Notice: The review contains spoilers for the movie – specifically, the identity of the Wicked Witch of the West. IF YOU DON’T WANT THIS RUINED, DON’T READ ANY FARTHER!
A prequel to MGM’s 1939 The Wizard of Oz - although they can’t actually call it that, due to copyright issues - Oz the Great and Powerful is Disney’s second attempt at an Oz movie. Anyone else remember 1985’s Return to Oz? It was a sequel that incorporated elements of The Marvelous Land of Oz and Ozma of Oz with the delights of a turn-of-the-century insane asylum. It was dark and disturbing, and I remember it fondly. However, the film failed to make even half of its budget back at the box office, so it disappeared into the Disney vault, and only rarely resurfaces*.
Oz the Great and Powerful is the story of Oscar Diggs (James Franco), an American con man who loves money and women - and little else. When a romantic liaison goes awry, Oscar must quickly escape from an angry husband in a hot air balloon. He flies directly into a cyclone and ends up blown all the way to the Land of Oz. When he stumbles out of his balloon, he is greeted by Theodora (Mila Kunis), a pretty but naïve witch quickly charmed by Oscar’s silver tongue. She tells him that Oz has been waiting for a wizard to save them and lead them, and she asks if Oscar is the one? Oscar – conveniently, nicknamed ‘Oz’ back home in Kansas – gleefully declares that he is the wizard, and he is taken to his new palace in the Emerald City. He meets the beautiful Evanora (Rachel Weisz) and Glinda the Good (Michelle Williams) but soon finds out that not every witch can be trusted. Oz must use his talents as a stage magician to create the greatest illusion of his career, and save Oz from the evil witch.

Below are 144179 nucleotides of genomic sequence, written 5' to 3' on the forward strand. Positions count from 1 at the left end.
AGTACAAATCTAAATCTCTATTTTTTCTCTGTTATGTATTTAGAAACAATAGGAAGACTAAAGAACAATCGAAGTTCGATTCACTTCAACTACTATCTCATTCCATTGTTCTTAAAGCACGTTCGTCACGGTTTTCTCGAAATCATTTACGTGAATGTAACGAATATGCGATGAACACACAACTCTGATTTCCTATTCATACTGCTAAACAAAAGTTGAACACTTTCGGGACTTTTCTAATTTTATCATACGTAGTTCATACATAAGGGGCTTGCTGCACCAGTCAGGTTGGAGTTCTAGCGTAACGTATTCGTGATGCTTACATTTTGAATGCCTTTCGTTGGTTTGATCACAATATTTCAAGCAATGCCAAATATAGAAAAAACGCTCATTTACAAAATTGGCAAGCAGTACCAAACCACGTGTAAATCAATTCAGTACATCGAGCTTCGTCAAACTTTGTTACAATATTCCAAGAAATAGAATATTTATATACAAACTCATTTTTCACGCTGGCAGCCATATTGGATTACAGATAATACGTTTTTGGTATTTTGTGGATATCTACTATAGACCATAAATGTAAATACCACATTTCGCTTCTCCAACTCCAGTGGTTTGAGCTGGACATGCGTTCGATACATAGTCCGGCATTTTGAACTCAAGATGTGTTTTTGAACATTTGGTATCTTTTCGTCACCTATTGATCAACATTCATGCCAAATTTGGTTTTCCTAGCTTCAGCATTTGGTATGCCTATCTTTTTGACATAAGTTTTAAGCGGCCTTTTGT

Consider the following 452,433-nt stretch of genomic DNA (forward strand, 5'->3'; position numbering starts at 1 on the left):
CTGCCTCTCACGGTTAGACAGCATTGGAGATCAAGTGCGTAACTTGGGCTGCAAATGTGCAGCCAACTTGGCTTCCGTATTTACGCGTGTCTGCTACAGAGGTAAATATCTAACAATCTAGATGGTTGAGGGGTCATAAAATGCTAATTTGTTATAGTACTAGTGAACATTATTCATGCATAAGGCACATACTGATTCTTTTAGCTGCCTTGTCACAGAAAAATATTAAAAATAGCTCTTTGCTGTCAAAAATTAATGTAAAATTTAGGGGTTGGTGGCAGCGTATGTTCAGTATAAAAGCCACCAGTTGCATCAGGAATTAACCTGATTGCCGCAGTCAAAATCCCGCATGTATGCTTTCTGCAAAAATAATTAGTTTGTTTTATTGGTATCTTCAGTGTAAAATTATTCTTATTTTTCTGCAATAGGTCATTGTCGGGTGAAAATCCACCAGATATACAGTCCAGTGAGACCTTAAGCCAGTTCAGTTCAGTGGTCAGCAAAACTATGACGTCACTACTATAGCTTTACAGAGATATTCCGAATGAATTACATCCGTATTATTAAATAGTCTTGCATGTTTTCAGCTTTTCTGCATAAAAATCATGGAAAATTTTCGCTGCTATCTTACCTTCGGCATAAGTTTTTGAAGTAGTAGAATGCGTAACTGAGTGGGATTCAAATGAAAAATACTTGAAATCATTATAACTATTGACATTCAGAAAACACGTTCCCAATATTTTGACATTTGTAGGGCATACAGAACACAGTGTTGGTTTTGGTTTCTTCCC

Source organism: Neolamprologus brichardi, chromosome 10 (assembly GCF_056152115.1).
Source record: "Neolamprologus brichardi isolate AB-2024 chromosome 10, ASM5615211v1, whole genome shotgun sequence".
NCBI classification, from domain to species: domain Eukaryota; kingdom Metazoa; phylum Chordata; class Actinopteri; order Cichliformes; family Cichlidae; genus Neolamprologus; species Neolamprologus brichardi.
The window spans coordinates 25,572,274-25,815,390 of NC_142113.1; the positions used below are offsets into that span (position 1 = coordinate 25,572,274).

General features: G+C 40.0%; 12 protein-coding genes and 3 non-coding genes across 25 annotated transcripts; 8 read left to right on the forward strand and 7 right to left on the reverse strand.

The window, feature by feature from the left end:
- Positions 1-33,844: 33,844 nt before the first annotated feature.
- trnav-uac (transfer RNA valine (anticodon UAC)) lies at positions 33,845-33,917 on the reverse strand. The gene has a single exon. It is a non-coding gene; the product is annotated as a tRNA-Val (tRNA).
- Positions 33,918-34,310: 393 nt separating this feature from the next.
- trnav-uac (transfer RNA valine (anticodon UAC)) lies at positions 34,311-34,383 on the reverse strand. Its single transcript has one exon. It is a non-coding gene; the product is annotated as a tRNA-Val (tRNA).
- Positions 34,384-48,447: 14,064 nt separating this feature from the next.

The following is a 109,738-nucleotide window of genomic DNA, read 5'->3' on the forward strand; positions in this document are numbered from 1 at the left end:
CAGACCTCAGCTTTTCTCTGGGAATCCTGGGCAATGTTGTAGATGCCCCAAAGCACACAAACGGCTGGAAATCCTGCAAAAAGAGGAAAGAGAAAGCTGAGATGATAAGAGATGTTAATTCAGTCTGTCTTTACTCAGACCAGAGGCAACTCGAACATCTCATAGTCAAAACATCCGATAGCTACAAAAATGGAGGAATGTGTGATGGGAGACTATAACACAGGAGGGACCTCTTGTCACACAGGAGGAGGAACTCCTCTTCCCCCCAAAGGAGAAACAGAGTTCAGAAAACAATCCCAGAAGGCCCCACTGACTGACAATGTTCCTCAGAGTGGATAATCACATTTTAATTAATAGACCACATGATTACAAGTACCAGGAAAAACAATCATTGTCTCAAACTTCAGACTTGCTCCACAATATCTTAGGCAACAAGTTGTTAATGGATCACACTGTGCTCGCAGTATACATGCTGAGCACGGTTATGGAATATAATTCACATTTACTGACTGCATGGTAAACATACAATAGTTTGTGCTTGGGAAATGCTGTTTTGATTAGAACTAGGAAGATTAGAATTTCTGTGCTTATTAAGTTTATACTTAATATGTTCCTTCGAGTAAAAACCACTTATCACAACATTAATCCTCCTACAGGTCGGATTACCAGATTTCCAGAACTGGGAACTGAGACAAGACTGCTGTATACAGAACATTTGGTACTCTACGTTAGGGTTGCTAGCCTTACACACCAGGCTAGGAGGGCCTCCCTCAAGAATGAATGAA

The movie takes its visual cues from The Wizard of Oz film. The scenes set in Kansas are filmed in sepia tones, while Oz is shot in vivid, bright color with wild, over the top plants and creatures. The aspect ratio also changes between the two lands, emphasizing the completely difference. In one scene, color-changing horses graze in the background; in another, the Munchkins burst into song and dance. The design of the Emerald City and Oz’s throne room all look very similar to the MGM sets. The film doesn’t really mesh with the book series, so I’m going to assume that it was never the intention for it to do so.
In the advertising and promotion of this film, Disney went to great lengths to obscure the identity of the Wicked Witch of the West. My theory, going into the movie, was that the witch was completely computer generated, with her face based on one of the other witches, since she is supposed to be the sister of the Wicked Witch of the East. Since she wasn’t a real person, I reasoned, that would explain why no mysterious fourth actress had been named. However, as the opening credits rolled with the names of the actresses, Mila Kunis’ name popped up as two figures – a man and a woman – danced in the lower left corner. The shadow cast by the woman had the pointy hat of a witch, even though she was dressed in turn-of-the-century clothes. That annoyed the heck out of me – what a pathetic way to ruin months of brilliant PR build-up less than a minute into the movie! What could have potentially been one of the best surprises of the year was ruined.